Indonesia Govt terminates Exxon contract in Natuna fieldadmin
The government has finally decided to terminate its oil and gas contract with Exxon Mobil Corp. in the Natuna D-Alpha area of the Natuna Sea, although the American oil giant insists the contract remains valid.
The director general for upstream commercial oil and gas development at the Energy and Mineral Resources Ministry, Priyono, said here Thursday that the letter terminating the contract would be issued in May.
“The Upstream Oil and Gas Regulator will finish processing the legal documents and other administrative matters within three to six months starting from last December,” he said during a seminar on the gas potential of Natuna island in Riau Islands province.
The upstream oil and gas regulator sent a letter to the ministry in September recommending that the contract with Exxon in the Natuna Sea be terminated. Energy and Mineral Resources Minister Purnomo Yusgiantoro agreed with the recommendation in a letter issued on Dec. 8 last year, Priyono said.
The production sharing contract for the Natuna D-Alpha block was signed by Pertamina and Exxon in 1980. The contract was later amended in 1995 due to technical difficulties faced by Exxon in developing the gas field.
The gas found in the block has a 71 percent carbon dioxide content, making it expensive to extract. The government decided to give Exxon another 10 years to develop the field and allow it to keep 100 percent of the revenue from gas production under the amended contract.
The amended contract was due to expire in 2005. According to the government, in order to be extended, Exxon was required to furnish a business plan based on comprehensive studies. Exxon, however, argues that it has complied with all of the requirements under the 1995 agreement, which gave it the right to extend the contract twice for a period of two years each time.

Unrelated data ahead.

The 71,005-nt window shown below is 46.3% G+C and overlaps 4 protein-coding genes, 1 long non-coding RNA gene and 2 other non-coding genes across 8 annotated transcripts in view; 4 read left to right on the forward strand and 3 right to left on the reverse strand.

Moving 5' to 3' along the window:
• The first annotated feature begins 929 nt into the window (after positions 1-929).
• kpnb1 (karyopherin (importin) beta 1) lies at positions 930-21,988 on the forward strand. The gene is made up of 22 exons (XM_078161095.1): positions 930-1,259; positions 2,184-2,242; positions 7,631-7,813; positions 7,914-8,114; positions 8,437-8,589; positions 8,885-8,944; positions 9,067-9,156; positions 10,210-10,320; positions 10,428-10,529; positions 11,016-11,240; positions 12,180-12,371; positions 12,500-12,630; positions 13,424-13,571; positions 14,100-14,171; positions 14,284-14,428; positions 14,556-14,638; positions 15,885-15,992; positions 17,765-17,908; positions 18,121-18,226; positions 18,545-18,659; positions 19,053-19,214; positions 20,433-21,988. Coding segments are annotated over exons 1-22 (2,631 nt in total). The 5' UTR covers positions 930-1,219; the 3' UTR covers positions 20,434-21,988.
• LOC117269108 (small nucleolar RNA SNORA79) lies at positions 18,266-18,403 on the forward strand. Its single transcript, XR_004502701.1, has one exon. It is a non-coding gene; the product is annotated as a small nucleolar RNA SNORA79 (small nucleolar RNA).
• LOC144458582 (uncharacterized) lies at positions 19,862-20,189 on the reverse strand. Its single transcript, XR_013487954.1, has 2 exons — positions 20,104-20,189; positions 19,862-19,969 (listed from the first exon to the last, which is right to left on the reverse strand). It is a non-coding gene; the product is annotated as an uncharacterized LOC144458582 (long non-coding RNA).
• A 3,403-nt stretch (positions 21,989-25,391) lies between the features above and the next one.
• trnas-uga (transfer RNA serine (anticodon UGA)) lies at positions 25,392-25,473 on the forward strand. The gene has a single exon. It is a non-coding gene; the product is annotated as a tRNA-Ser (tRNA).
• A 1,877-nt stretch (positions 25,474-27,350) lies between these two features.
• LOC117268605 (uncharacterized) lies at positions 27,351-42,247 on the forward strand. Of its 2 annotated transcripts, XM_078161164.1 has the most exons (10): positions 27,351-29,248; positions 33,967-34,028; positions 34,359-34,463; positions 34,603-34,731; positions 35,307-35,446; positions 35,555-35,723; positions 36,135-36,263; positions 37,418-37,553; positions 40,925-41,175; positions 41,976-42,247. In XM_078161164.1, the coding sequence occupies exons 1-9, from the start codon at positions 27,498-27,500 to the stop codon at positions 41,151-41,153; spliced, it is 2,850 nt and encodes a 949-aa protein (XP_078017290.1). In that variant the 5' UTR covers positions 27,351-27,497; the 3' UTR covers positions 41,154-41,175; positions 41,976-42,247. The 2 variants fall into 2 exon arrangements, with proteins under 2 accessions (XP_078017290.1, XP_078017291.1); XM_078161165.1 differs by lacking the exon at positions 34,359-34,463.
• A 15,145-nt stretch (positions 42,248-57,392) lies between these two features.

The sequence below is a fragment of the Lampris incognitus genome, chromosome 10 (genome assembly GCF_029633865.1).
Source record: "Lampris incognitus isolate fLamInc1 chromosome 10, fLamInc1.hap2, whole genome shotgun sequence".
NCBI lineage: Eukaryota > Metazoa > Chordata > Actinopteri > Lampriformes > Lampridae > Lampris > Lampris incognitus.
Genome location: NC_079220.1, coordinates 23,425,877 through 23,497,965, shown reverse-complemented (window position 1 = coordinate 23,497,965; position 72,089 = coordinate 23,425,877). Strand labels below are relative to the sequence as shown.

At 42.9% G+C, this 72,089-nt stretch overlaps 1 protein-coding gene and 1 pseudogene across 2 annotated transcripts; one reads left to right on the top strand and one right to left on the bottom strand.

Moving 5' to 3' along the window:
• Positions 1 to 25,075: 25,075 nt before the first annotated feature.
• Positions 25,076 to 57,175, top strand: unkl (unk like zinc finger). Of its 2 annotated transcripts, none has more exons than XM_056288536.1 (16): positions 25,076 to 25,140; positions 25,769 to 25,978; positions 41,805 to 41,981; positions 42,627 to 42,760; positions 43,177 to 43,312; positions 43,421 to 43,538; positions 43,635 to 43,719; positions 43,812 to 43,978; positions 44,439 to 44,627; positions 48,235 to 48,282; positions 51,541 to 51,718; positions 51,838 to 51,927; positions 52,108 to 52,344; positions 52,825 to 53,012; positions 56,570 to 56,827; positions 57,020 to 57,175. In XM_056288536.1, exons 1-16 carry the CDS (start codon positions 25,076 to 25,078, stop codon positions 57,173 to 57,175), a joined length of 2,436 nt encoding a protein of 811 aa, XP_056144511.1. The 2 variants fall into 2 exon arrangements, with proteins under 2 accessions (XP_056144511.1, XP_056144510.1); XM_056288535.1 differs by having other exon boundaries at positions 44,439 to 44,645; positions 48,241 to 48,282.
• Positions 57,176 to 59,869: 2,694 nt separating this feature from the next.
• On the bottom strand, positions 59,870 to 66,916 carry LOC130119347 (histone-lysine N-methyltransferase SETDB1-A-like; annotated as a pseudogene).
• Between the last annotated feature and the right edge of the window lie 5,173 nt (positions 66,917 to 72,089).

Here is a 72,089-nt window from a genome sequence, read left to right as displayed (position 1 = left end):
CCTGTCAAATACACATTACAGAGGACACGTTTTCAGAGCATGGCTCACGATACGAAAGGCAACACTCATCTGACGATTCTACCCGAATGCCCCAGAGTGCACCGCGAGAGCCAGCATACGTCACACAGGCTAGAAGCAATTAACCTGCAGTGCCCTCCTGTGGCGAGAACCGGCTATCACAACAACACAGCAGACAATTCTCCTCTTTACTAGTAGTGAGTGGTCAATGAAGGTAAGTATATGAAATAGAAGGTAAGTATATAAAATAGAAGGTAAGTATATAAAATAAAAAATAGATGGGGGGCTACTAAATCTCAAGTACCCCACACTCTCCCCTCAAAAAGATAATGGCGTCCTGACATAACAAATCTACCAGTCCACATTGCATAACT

Despite the government’s decision to terminate the contract, Exxon is upbeat that it will reach a mutually beneficial agreement with the government. “We’re always looking forward to a dialog,” Exxon spokeswoman Deva Rachman told The Jakarta Post.
The U.S. based firm has spent US$400 million on exploring the block, the biggest in Southeast Asia with 46 trillion cubic feet of recoverable gas reserves, while state oil company Pertamina has spent US$60 million. The two-decade exploration effort has not so far led to actual production, however.
According to a government regulation, responsibility for the development of the Natuna D-Alpha block will now be given to Pertamina. “If Pertamina refuses to develop the block, it will be tendered using one of two different mechanism, a regular tender or a direct offer,” said the ministry’s director general of oil and gas, Luluk Sumiarso.
It is estimated that the investment needed to develop the block amounts to more than $25 billion.
Gas industry analyst Kurtubi and Oil and Gas Companies Association chairman Effendi Siradjudin said responsibility for the development of the gas field should be handed over to Pertamina.
Another analyst, Andang Bachtiar, suggested that the government develop new blocks in the Natuna Sea. The gas potential in the area amounted to 80 trillion cubic feet outside of the Natuna D-Alpha block.
Legal expert Ryad Chairil said the government would have to be prepared for a long legal battle if Exxon decided to bring the dispute over the Natuna block to the Court of International Arbitration.